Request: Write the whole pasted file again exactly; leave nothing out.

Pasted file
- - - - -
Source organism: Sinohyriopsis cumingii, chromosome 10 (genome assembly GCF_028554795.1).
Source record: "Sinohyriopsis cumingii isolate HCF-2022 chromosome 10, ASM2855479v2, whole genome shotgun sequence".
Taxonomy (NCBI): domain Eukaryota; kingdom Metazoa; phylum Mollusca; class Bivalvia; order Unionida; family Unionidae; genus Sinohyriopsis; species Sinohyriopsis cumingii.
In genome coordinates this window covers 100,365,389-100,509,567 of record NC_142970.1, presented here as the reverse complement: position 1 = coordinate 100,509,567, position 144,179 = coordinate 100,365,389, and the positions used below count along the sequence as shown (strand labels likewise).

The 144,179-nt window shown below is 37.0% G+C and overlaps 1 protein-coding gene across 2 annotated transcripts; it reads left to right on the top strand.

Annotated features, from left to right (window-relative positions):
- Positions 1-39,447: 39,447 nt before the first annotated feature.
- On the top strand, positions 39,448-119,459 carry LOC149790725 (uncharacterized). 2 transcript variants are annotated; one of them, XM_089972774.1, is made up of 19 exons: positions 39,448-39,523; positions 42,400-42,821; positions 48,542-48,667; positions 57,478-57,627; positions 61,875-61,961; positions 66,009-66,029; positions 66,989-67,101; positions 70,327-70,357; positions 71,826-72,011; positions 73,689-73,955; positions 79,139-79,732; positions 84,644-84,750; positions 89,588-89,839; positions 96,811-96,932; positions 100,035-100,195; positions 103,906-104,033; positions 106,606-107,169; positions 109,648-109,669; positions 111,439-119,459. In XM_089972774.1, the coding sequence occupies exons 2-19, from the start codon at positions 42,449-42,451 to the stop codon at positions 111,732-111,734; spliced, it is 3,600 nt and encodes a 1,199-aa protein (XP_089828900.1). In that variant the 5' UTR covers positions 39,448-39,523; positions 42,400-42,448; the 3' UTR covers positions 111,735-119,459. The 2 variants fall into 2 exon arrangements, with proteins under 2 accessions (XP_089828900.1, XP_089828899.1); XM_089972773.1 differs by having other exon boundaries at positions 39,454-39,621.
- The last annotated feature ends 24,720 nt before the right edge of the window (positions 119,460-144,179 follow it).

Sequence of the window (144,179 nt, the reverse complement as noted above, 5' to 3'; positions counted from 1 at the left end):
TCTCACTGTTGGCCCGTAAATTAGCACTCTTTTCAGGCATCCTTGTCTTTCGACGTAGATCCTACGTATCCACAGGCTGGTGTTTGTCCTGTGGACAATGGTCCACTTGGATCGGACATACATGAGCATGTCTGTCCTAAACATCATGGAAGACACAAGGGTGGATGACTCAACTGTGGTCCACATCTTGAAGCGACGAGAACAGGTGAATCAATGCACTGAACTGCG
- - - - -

Source organism: Sinohyriopsis cumingii, chromosome 10 (genome assembly GCF_028554795.1).
Source record: "Sinohyriopsis cumingii isolate HCF-2022 chromosome 10, ASM2855479v2, whole genome shotgun sequence".
Taxonomy (NCBI): domain Eukaryota; kingdom Metazoa; phylum Mollusca; class Bivalvia; order Unionida; family Unionidae; genus Sinohyriopsis; species Sinohyriopsis cumingii.
In genome coordinates this window covers 100,365,389-100,509,567 of record NC_142970.1, presented here as the reverse complement: position 1 = coordinate 100,509,567, position 144,179 = coordinate 100,365,389, and the positions used below count along the sequence as shown (strand labels likewise).

The 144,179-nt window shown below is 37.0% G+C and overlaps 1 protein-coding gene across 2 annotated transcripts; it reads left to right on the top strand.

Annotated features, from left to right (window-relative positions):
- Positions 1-39,447: 39,447 nt before the first annotated feature.
- On the top strand, positions 39,448-119,459 carry LOC149790725 (uncharacterized). 2 transcript variants are annotated; one of them, XM_089972774.1, is made up of 19 exons: positions 39,448-39,523; positions 42,400-42,821; positions 48,542-48,667; positions 57,478-57,627; positions 61,875-61,961; positions 66,009-66,029; positions 66,989-67,101; positions 70,327-70,357; positions 71,826-72,011; positions 73,689-73,955; positions 79,139-79,732; positions 84,644-84,750; positions 89,588-89,839; positions 96,811-96,932; positions 100,035-100,195; positions 103,906-104,033; positions 106,606-107,169; positions 109,648-109,669; positions 111,439-119,459. In XM_089972774.1, the coding sequence occupies exons 2-19, from the start codon at positions 42,449-42,451 to the stop codon at positions 111,732-111,734; spliced, it is 3,600 nt and encodes a 1,199-aa protein (XP_089828900.1). In that variant the 5' UTR covers positions 39,448-39,523; positions 42,400-42,448; the 3' UTR covers positions 111,735-119,459. The 2 variants fall into 2 exon arrangements, with proteins under 2 accessions (XP_089828900.1, XP_089828899.1); XM_089972773.1 differs by having other exon boundaries at positions 39,454-39,621.
- The last annotated feature ends 24,720 nt before the right edge of the window (positions 119,460-144,179 follow it).

Sequence of the window (144,179 nt, the reverse complement as noted above, 5' to 3'; positions counted from 1 at the left end):
TCTCACTGTTGGCCCGTAAATTAGCACTCTTTTCAGGCATCCTTGTCTTTCGACGTAGATCCTACGTATCCACAGGCTGGTGTTTGTCCTGTGGACAATGGTCCACTTGGATCGGACATACATGAGCATGTCTGTCCTAAACATCATGGAAGACACAAGGGTGGATGACTCAACTGTGGTCCACATCTTGAAGCGACGAGAACAGGTGAATCAATGCACTGAACTGCG